In his many years of service to Saginaw, Ruben Daniels excelled at everything he did but he was most successful in working with young people. A tall, quiet, modest and yet forceful man, he turned many of their lives around.
Ruben was born in 1917 and brought to Saginaw by his mother, who desperately wanted more for her family than Broken Bow, Oklahoma, could offer a poor black family. Saginaw in 1929 may have been better than Broken Bow but it was hardly an ideal destination. The city’s African American community was small and living in “row after row of little red houses in northeast Saginaw.” African Americans were not encouraged to go to high school and most dropped out after junior high. Marie Davis, who later served on the Council of Black Officials (yes, the senior center is named for her) remembered Ruben as “someone always anxious to improve things for his people. He was a unique young man,” she added. “Back in those days, there were not many opportunities in school given to blacks. But Ruben would always have encouraging words.” ‘Hang on,’ he would say, ‘things will get better.’”
At Saginaw High, Daniels was a baseball star and first black captain of the basketball team. After graduation in 1936, he worked for the WPA during the Roosevelt administration.
In 1943, he married his high school sweetheart, Elizabeth Chapman and they had one daughter, Lesley Elizabeth. Along with his mother, he credited his wife with being the guiding force in his life. Without his wife’s understanding, he said, he never could have taken the stress involved in his career choices. Of his mother, he said, “People tend to think children of broken homes are at a disadvantage and this is true but my mother raised five good children alone.” The training he received at home also included a deeply religious background that stayed with him all his life. His family attended Bethel AME Church where he was honored as “Layman of the Year.”
During World War II, he served in the U. S. Navy, and was discharged as a petty officer, third class. He then went to work at the Chevrolet Steering Gear plant before joining the Saginaw Police Department. He spent eighteen years as a policeman, ten in the Juvenile Department, where he worked closely with school administrators, teachers, principals, students and parents.
In 1967, he was asked to head up the First Ward Community Center, a place he knew well as he was growing up. It was a tough choice: he would have to forfeit all retirement benefits from his police work. The chief of police, William A. Yule, called Daniels, “The kind of guy who didn’t know when to quit work. He had respect from both blacks and whites. I hated like hell to see him leave the department: you just don’t get too many men like him.” At one point in Daniels’ police career, a desperate criminal held several people hostage in a downtown bar and refused to talk to anyone but Ruben Daniels. Daniels eventually convinced him to surrender, avoiding a bloodbath.
Previously, the First Ward Community Center had been known primarily as a “center for good kids.” Daniels wanted a center “that was for all kids.” He began to counsel the hard core unemployed and to find them jobs. It wasn’t easy. “I was working with people who had never held a job,” he told an interviewer. “They never knew what it was to go to work every day and didn’t even know what an alarm clock is.”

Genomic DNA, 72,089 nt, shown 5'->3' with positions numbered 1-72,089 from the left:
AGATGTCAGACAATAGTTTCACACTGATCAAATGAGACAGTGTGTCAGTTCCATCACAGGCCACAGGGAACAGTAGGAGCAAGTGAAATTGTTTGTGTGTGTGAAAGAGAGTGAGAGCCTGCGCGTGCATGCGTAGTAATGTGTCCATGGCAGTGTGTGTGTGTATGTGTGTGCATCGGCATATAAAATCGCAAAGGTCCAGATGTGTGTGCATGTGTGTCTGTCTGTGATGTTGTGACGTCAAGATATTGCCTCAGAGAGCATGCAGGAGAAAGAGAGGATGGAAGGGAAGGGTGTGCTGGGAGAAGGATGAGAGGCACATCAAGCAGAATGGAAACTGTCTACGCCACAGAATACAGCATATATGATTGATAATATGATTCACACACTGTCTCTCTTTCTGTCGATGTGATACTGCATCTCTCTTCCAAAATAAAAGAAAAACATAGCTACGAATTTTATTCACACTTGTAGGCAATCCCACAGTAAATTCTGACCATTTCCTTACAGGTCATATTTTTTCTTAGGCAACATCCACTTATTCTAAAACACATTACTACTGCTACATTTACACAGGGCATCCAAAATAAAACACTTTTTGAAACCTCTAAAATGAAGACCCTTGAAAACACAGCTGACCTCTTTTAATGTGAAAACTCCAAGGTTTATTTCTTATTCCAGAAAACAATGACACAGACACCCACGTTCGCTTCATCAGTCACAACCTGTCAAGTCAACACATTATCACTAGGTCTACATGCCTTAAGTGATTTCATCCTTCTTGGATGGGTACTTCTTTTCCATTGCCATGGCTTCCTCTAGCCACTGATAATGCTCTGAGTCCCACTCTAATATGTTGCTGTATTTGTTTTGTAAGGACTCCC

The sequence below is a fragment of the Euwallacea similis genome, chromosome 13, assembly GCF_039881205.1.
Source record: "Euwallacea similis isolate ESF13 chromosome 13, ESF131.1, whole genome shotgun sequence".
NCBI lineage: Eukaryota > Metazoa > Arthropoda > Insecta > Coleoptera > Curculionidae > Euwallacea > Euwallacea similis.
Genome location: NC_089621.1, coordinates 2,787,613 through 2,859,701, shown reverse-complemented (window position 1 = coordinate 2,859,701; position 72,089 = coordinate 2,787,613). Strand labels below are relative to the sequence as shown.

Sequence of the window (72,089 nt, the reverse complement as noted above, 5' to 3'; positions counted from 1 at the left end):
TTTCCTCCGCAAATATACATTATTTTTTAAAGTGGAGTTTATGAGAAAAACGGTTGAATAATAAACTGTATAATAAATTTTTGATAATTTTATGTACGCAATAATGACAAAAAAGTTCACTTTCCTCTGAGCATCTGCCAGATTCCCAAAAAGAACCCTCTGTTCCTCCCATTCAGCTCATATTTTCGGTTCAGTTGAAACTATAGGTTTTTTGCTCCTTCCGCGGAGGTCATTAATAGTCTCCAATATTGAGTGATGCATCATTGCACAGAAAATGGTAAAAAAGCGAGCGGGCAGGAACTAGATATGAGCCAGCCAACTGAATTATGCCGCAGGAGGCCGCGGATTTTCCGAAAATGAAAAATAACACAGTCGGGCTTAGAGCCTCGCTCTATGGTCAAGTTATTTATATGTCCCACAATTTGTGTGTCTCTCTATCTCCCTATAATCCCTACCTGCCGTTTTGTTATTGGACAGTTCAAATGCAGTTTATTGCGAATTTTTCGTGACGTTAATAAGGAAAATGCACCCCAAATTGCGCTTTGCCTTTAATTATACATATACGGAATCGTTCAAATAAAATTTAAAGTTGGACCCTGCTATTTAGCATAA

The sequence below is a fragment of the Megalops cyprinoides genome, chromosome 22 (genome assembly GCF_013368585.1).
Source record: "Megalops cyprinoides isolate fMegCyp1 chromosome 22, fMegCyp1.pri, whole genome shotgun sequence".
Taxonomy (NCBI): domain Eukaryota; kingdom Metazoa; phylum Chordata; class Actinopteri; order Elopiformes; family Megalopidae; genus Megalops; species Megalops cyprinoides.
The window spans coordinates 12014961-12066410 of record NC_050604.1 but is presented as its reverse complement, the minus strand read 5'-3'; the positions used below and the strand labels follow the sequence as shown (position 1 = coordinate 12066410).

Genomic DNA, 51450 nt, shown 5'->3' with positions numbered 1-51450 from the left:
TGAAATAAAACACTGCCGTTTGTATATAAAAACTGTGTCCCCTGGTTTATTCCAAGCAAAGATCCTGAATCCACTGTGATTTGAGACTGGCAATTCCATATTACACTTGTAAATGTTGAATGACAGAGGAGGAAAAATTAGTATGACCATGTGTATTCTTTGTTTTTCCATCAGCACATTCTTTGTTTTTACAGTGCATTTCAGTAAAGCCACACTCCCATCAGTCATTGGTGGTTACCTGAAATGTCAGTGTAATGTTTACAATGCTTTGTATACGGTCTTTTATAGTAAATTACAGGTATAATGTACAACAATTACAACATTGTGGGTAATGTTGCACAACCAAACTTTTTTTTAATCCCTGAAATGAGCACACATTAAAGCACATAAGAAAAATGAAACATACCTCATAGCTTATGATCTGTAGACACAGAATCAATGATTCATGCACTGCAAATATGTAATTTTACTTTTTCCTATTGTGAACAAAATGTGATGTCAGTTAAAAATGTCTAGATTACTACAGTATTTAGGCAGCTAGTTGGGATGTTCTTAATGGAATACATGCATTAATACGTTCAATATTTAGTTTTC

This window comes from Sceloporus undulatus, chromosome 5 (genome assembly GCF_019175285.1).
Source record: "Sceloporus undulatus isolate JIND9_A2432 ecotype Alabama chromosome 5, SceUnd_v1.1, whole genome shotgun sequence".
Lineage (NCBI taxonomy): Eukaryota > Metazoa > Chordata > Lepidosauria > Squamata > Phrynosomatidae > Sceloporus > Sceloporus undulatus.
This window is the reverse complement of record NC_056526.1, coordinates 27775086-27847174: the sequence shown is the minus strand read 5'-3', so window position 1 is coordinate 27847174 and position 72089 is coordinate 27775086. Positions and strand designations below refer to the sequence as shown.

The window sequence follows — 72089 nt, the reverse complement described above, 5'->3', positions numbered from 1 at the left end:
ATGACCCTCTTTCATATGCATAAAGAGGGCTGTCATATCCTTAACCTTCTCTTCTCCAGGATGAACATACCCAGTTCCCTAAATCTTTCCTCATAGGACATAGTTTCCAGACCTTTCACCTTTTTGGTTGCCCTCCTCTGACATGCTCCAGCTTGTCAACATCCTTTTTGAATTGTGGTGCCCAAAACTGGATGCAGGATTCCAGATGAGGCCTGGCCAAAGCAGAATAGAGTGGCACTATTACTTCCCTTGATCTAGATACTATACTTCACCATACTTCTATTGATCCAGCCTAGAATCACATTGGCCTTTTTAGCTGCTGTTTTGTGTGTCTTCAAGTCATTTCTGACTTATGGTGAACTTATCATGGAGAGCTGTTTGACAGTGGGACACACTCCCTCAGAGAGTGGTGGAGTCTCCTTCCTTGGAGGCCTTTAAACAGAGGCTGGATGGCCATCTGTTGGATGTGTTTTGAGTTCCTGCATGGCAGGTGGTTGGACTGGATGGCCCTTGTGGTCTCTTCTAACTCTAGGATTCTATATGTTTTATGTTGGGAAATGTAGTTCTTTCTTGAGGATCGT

He soon had 13,000 people, including preschool children, ex-offenders, senior citizens and even quite a few “good kids” signed up in various programs at the center. Many community leaders, including Henry G. Marsh, Saginaw’s first black mayor, considered Daniels’ pioneering role in bringing jobs to ex-offenders and the hard core unemployed to be his principal contributions to the community. “He has done more in the area of jobs than everybody else put together,” said Marsh. Employers were equally enthusiastic. Randall Robertson, administrator of salaried personnel at Steering Gear, praised Daniels as “candid, someone we can really trust.”
In 1967, Daniels was elected to the Saginaw School Board. He was elected president in 1971 and again in 1990—the first African American to hold the presidency. In 1981, he was elected to the board of directors of the Michigan Association of School Boards, representing 15 Michigan school districts. Saginaw School Superintendent Foster Gibbs called Daniels “an idealist with the uncommon ability to bring people of diverse interests and backgrounds together to achieve a common goal.”
He was a member of the board of trustees of the Osteopathic Hospital, the board of directors of Michigan National Bank and was a member of many other panels, committees and organizations. He was also the recipient of many awards including the Saginaw Chamber of Commerce’s Robert H. Albert Community Service Award. One honor he especially cherished was a vote by the tenants’ council of the Norman Street Housing Project to rename the project Daniels Heights.
After he retired from the FWCC in 1986, U. S. Representative Bob Traxler asked him to join his staff. Daniels acted as liaison for Saginaw residents needing help from the federal government. Daniels agreed with the congressman that many Saginaw residents—mostly poor—are unaware of the “Congressional avenues open to them.” He also helped to coordinate efforts with area civic leaders to promote economic development in the region.
Ruben Daniels died August 14, 1993. His most prominent memorial is the Ruben Daniels Lifelong Living Center, named in his honor. But his most important memorial is in the hearts and minds of the many people he influenced.
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